Journal of Medicinal Chemistry vol:42 issue:9 pages:1604-1614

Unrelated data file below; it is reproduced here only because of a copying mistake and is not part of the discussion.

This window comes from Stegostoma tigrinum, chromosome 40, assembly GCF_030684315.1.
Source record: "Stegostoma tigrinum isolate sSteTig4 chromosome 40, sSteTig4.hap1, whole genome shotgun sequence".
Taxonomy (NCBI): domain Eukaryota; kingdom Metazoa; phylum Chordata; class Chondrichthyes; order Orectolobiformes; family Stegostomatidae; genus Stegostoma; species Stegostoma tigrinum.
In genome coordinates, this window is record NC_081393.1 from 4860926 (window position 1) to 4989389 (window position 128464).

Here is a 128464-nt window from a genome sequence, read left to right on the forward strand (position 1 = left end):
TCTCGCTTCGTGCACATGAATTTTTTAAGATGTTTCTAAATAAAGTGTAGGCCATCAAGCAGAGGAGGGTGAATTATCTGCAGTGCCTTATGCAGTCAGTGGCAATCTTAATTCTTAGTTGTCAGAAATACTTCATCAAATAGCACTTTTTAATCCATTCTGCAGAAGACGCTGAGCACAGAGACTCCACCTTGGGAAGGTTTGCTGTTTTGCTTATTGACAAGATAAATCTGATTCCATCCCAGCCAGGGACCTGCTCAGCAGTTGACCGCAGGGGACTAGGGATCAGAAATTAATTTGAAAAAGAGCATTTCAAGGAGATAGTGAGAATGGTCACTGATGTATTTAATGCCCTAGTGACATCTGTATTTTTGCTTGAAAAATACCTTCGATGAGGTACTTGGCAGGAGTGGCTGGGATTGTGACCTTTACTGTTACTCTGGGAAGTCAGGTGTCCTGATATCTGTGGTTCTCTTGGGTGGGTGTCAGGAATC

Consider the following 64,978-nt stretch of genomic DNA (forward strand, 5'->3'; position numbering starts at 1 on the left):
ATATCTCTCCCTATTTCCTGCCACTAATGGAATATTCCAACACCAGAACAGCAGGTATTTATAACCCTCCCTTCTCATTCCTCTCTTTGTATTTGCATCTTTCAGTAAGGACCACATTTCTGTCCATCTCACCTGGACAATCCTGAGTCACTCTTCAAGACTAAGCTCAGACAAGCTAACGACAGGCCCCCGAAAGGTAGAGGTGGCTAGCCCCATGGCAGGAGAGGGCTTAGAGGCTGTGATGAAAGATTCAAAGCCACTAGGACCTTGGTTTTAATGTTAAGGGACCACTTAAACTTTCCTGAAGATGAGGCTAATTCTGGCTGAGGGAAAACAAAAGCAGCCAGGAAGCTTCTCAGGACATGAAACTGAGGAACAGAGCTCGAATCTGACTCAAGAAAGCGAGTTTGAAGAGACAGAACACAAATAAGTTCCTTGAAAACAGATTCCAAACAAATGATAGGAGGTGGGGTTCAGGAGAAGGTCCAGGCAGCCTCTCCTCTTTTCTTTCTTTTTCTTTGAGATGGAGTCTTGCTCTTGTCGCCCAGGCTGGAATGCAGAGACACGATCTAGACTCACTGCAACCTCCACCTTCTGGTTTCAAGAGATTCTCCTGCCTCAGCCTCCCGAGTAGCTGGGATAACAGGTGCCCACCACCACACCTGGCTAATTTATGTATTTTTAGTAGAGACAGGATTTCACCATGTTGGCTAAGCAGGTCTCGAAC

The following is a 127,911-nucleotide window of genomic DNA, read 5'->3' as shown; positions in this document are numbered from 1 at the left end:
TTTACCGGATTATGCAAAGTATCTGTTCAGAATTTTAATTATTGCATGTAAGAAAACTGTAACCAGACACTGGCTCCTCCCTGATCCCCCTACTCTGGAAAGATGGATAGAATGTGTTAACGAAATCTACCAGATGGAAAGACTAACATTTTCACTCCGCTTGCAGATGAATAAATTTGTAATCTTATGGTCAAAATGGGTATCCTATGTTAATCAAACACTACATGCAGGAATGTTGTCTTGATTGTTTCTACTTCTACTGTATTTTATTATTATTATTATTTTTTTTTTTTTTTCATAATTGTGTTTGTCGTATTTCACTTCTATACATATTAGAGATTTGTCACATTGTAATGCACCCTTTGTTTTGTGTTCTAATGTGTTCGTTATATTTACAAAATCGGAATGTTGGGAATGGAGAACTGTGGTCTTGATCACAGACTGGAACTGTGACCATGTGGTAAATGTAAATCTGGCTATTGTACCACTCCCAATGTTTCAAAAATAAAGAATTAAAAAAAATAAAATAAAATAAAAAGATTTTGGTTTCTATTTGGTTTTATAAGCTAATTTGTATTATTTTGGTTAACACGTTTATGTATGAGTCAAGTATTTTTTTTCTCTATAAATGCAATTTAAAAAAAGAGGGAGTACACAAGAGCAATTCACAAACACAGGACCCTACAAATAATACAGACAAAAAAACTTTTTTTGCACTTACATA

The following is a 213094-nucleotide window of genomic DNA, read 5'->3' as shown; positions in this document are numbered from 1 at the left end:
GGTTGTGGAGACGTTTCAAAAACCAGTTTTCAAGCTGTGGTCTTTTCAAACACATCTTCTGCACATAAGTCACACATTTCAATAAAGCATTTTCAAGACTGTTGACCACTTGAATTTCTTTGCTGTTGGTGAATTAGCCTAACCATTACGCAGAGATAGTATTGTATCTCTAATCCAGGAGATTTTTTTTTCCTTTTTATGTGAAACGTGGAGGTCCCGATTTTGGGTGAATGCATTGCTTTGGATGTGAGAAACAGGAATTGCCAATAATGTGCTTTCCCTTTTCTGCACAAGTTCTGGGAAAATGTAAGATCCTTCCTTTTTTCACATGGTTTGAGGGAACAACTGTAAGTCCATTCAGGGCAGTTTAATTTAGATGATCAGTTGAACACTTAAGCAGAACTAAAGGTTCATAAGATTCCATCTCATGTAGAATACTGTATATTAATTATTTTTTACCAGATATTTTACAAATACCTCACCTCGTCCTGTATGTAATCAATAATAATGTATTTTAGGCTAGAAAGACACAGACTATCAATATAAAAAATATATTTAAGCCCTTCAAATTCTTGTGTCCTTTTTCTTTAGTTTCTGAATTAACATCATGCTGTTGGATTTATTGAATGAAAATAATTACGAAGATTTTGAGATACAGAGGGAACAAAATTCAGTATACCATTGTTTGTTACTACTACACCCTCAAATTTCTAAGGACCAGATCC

The synthesis, hydrolysis, and antiviral evaluation of novel, lipophilic cycloSal-ddAMP (9a-d) and cycloSal-d4AMP (10a-d) derivatives of the antiviral purine dideoxynucleoside analogues 2', 3'-dideoxyadenosine (ddA) (2) and 2',3'-dideoxy-2', 3'-didehydroadenosine (d4A) (3) are reported. These potential pronucleotides release ddAMP (7) or d4AMP (8) selectively by a controlled, chemically induced tandem reaction. All new compounds 9 and 10a-d were synthesized in good yields using our previously reported phosphorus(III) method starting from substituted salicyl alcohols 14a-h. The phosphotriesters 9 and 10 were obtained with a stereochemical preference of 2:1 with respect to the configuration at the phosphorus center. In an 1-octanol/water mixture phosphotriesters 9 and 10 exhibited 7-43-fold higher lipophilicity than the parent nucleosides ddA (2) and d4A (3) as judged by their log P values. In hydrolysis studies, 9 and 10 decomposed under mild aqueous basic conditions releasing solely ddAMP (7) and d4AMP (8), as well as the diols 14. Further hydrolysis studies under acidic conditions showed a marked increase in stability with respect to the acid-catalyzed cleavage of the glycosyl bond. Phosphotriesters 9 and 10 exhibited antiviral potencies against wild-type HIV-1 and HIV-2 strains in human T-lymphocyte (CEM/O) cells that were, respectively, 100- and 600-fold higher than those of ddA (2) and d4A (3). Furthermore, all triesters 9 and 10 were markedly more active than the corresponding ddI compounds 11 and 12, which supports the concept of the delivery of the adenine nucleotides. Studies with adenosine deaminase (ADA) and adenosine monophosphate deaminase (AMPDA) showed that the triesters were not substrates for enzymatic deamination. The studies reported herein demonstrate conclusively that the cycloSal triesters deliver exclusively the nucleotides ddAMP and d4AMP, not only under chemical-simulated hydrolysis but also under intracellular conditions fulfilling the adenosine deaminase bypass premise.